For marketers, speaking like an average person and coming across as authentic can be a huge challenge. It often times feels fake and forced.
A great and increasingly popular way to remedy this is by building a network of trusted social media influencers to market your message. Influencers, unlike brands, are much more trusted by consumers because they are like us in our eyes and we relate to them in ways we could never relate to an impersonal brand.
6. Simple messaging
If you asked people what Trump’s campaign, or Bernie Sanders’ for that matter, stood for in just one or two sentences you would get a tight and quick answer. If you asked that same question of Hillary Clinton’s campaign or any of Trump’s main Republican primary challengers, you would probably get a lot of “uh’s” and “um’s.”
The reason for this is simple messaging. In Trump’s case, he stuck to simple, easy to remember phrases like “Make America Great Again” and “build the wall.” Sanders, likewise, often repeated “Medicare for All” and “free college.”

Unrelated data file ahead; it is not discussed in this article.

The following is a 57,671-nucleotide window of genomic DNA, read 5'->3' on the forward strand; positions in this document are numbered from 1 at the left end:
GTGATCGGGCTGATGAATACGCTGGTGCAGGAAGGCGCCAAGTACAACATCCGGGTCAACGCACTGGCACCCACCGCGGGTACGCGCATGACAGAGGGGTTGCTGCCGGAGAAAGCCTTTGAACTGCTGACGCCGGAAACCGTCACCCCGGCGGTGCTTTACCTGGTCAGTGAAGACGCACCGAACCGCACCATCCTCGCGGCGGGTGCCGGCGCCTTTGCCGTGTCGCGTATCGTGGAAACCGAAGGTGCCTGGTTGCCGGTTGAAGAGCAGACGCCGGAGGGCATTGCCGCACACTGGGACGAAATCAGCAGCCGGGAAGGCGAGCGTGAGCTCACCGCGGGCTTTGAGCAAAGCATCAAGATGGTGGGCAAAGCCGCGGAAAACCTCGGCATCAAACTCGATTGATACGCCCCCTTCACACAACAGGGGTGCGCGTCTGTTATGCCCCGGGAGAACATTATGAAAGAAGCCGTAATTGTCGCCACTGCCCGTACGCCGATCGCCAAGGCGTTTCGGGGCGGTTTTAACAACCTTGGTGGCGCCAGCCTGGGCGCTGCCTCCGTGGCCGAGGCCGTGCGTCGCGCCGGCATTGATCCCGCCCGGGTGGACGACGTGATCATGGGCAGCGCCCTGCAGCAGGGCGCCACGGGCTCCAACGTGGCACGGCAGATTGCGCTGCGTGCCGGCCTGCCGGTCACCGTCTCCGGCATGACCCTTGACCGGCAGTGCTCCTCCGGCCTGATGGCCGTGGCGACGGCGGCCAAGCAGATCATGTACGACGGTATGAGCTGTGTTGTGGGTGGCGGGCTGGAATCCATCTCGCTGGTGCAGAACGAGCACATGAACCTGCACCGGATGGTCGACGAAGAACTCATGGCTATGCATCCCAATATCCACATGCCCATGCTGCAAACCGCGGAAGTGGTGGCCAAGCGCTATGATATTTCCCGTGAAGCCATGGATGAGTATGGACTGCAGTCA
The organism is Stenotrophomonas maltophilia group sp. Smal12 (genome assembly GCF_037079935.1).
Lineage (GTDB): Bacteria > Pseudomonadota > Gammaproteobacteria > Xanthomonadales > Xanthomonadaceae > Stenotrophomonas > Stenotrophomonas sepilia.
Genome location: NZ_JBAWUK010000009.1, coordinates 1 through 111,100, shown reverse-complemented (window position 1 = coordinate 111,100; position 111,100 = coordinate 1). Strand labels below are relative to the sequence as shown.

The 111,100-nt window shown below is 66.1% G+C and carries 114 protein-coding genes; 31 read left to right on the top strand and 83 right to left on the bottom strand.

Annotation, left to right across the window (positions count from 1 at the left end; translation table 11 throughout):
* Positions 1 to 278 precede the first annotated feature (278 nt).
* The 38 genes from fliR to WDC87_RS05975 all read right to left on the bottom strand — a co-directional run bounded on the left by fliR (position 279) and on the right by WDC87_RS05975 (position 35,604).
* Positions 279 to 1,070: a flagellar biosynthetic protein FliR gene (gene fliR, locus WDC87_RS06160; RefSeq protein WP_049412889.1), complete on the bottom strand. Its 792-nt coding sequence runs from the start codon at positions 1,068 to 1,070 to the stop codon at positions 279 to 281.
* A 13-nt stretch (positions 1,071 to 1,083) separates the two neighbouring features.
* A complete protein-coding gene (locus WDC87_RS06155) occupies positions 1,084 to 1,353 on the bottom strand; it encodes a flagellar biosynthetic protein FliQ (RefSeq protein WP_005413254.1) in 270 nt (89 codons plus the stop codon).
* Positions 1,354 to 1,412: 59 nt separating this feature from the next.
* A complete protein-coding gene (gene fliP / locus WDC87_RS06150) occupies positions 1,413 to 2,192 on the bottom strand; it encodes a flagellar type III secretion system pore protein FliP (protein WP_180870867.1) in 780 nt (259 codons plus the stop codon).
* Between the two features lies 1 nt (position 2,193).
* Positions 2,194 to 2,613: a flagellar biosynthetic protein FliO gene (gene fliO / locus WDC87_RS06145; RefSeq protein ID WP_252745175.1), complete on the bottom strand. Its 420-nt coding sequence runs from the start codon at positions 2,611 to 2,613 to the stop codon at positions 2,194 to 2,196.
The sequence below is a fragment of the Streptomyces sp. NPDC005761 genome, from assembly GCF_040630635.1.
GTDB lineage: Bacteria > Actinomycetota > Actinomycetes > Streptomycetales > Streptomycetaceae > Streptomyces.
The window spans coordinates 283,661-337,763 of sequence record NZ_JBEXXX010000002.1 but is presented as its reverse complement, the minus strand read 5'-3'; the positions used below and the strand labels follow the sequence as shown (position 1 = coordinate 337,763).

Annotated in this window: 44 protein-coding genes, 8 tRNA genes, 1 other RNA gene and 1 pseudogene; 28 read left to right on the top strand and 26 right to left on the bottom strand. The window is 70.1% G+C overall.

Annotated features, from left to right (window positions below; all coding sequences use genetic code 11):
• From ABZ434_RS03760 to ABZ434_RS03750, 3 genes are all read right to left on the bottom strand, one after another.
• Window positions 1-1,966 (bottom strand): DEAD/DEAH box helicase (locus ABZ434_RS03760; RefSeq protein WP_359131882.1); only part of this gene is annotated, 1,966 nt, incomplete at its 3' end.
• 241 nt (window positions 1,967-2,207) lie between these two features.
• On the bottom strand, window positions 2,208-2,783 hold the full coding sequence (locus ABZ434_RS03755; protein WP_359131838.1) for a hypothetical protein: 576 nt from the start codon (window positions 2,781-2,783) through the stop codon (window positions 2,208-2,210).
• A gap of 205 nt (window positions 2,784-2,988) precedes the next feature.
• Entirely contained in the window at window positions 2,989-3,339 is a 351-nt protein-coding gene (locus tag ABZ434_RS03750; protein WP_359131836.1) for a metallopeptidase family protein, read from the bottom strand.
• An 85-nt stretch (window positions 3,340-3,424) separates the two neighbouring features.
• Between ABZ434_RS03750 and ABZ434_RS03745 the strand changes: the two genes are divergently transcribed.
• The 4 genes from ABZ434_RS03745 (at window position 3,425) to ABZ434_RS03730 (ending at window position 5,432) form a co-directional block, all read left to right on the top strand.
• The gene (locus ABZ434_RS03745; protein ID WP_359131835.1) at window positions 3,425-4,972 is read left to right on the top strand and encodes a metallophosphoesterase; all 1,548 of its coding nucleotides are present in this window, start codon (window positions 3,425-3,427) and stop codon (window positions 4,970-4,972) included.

In marketing, this is invaluable. Consumers should know a brand’s message and identity and be able to say it in a one or two sentences or a few short phrases.
This can be achieved by utilizing highly-focused ads and audience targeting. Spreading content too thin can often times lead to vague and forgettable messaging.
Rather than buying loads of TV ads and hoping to attract a energized base, Trump built a relevant, consistent, concise, and simple message that easily resonated.
7. Know your audience
Trump’s clear understanding of his audience was a key reason he succeeded in getting to the White House.
He knew that many Americans had been forgotten by their politicians and left to fend for themselves and used this to market his campaign with laser-focus targeting. Even more, his underlying populist messaging was simple and ultimately what they wanted to hear, that the system isn’t looking out for them and that he was going to shake things up.
Furthermore, he was acutely aware of the beliefs and demographics of his audience and, for that reason, didn’t care to burn bridges with say, Hispanic-Americans or Muslim-Americans to build support and to rally his targeted audience.
Marketers too must sharply know their audience in order to mobilize them to purchase their goods or services, especially in the digital age when consumers expect heavily personalized advertising that speaks directly to them.